• If you buy your own insurance or are currently uninsured, you can shop for competing private insurance plans at www.healthcare.gov. If you make less than $44,680 as an individual or $92,200 as a family of 4, you will receive a discount on your premium. Last year, nearly 90,000 Oregonians received a discount. You can instantly calculate your premium on Healthcare.gov website: https://www.healthcare.gov/find-premium-estimates/
All Private Insurance:
• Insurance companies can no longer deny you care or rescind your policy because of a pre-existing condition or ongoing illness beginning in 2014. Without this protection more than 1,692,000 people in Oregon, including 207,000 children, could be denied insurance for having had conditions as common as high blood pressure or cholesterol.
• Kids can no longer be kicked off of their parents’ insurance the day they graduate from college. Now kids can remain covered by their parents’ policy until age 26. In Oregon, this affects 43,000 young adults. In Oregon's 4th Congressional District, this affects 10,400 young adults.
• Your insurance company is no longer allowed to place a cap on how much your policy will pay for medical care each year and over your life.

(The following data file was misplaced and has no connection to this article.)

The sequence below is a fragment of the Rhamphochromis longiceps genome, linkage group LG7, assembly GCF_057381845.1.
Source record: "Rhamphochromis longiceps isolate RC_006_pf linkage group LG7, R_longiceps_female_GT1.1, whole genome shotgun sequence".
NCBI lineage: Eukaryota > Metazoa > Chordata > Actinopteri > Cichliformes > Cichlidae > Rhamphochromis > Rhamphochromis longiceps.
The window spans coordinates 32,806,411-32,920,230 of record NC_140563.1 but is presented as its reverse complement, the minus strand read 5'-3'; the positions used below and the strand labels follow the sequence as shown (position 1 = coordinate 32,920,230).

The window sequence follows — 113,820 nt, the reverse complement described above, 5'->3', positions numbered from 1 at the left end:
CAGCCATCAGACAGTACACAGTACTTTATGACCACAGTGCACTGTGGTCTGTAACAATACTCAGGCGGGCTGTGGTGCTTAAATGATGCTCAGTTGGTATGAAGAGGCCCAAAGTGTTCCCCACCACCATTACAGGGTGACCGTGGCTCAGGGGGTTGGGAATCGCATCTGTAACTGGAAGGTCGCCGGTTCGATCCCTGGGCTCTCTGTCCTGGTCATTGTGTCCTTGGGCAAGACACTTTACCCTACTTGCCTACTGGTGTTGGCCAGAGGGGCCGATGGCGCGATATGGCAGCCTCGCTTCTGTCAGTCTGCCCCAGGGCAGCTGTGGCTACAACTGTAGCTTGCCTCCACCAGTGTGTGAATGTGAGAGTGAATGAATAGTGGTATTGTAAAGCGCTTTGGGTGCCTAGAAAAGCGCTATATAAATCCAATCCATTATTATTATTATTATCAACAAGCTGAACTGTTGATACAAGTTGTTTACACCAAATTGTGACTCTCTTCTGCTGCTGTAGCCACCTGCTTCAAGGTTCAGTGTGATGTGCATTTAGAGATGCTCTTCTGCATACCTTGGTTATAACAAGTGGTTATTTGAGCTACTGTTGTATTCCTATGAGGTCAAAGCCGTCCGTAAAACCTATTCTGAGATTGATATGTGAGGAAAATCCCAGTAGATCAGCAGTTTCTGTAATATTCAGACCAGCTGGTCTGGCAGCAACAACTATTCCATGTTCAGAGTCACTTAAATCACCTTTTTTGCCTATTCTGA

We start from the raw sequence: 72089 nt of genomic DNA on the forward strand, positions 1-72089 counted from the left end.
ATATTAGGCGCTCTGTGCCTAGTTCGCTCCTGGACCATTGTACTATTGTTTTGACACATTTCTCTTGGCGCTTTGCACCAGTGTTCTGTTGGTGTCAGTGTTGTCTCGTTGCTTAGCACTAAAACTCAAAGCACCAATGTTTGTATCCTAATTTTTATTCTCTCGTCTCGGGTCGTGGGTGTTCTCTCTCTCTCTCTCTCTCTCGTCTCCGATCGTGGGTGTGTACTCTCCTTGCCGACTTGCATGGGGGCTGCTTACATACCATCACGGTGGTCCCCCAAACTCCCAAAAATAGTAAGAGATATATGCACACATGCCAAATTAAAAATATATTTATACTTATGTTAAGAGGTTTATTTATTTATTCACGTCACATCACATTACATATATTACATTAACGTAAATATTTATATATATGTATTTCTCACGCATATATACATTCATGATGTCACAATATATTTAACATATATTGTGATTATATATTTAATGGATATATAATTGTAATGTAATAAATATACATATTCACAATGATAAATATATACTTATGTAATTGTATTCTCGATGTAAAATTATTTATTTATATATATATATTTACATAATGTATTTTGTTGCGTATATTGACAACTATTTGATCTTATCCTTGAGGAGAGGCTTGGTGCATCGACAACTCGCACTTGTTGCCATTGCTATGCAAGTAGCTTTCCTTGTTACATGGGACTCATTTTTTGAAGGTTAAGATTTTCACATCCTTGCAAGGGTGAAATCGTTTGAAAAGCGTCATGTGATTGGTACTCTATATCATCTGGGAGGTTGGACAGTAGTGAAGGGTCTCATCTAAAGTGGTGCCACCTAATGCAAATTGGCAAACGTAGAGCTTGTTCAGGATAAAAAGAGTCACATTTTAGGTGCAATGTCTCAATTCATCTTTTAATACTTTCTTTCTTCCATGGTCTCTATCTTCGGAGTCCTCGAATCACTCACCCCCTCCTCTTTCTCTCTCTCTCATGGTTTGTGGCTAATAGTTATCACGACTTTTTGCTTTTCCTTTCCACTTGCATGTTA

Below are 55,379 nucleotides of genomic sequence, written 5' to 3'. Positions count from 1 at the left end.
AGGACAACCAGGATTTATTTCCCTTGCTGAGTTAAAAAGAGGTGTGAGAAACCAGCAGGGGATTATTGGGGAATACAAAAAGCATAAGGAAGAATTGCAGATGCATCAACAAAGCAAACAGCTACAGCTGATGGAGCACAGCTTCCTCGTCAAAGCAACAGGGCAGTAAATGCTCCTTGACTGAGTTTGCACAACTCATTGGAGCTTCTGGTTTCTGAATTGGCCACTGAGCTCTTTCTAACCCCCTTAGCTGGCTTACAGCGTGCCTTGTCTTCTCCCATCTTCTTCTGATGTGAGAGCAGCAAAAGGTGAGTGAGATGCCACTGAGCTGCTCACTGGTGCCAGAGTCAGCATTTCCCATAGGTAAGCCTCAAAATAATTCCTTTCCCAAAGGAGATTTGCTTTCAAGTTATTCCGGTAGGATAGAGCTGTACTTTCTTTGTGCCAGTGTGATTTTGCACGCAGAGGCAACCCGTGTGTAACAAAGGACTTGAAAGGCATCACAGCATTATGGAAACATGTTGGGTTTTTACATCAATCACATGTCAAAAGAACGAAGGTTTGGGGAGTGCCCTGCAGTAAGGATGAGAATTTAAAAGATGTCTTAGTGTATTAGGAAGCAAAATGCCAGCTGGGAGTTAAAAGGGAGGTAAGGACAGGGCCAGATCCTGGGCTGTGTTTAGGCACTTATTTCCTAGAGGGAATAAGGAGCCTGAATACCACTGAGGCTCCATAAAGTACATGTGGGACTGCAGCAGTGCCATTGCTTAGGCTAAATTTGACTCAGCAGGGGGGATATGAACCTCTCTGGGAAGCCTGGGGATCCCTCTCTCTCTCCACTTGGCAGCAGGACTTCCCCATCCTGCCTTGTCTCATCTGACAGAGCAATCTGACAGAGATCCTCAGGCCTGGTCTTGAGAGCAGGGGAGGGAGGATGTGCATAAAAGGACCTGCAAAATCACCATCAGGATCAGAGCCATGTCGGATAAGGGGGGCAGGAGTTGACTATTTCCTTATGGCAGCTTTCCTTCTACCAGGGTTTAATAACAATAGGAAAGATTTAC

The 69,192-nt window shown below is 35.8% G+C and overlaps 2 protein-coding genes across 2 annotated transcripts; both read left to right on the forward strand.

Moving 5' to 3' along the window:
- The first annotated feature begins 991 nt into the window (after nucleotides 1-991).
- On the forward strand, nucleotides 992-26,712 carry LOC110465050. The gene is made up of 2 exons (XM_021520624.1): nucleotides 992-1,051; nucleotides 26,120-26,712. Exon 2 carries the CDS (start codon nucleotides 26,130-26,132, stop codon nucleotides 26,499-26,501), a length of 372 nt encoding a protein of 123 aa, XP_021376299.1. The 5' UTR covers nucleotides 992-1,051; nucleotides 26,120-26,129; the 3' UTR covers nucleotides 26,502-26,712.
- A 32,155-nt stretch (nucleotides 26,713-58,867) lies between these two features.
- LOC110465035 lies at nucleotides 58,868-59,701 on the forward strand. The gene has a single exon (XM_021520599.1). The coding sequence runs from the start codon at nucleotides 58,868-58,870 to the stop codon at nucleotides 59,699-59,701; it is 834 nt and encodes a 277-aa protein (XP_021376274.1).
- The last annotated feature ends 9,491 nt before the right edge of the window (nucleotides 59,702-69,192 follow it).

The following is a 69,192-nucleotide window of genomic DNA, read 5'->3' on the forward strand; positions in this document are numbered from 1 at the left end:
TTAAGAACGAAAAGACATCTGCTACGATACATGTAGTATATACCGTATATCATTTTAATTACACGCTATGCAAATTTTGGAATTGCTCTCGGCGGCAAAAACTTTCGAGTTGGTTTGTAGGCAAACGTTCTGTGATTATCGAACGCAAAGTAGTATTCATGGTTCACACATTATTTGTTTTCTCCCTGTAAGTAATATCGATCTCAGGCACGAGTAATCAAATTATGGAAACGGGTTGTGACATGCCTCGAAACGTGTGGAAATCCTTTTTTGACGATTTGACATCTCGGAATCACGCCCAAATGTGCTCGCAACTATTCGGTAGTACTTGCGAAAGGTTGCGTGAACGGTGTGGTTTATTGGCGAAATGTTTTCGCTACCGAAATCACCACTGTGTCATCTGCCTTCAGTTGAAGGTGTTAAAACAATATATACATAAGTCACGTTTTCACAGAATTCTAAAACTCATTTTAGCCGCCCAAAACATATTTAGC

• Insurance companies now have to pay at least 80% of premiums back to customers as benefits. They used to be able to spend as much of your premium as they wanted on bonuses for executives and other things that did not benefit you. Because of this rule, nearly 50,000 Oregonians received rebates from their insurance companies.
Lowering Health Care Costs
The Affordable Care Act does not add to the deficit. The Congressional Budget office (CBO) , the official nonpartisan arbiter of the cost of legislation, estimates that it will lower the deficit by $143 billion in the first ten years and those savings would grow even more in the next ten years. CBO also estimates that premiums for families with comparable coverage will be lower under reform. More savings can be found by changing the way healthcare is delivered by incentivizing healthcare providers to work with each other and coordinate care for every patient.
More on Health Care
Rep. Peter DeFazio (OR-04) and Senator Bernie Sanders (I-VT) introduced legislation that would end price gouging on prescription drugs and other health care products developed with taxpayer money.
Most recently, French pharmaceutical company Sanofi Pasteur has refused to agree to fair pricing on a new Zika virus vaccine, despite having received millions of taxpayer dollars for the drug’s development. Without a fair pricing agreement, the company can charge Americans as much as it wants for the vaccine, despite the financial assistance it has received from the U.S. government.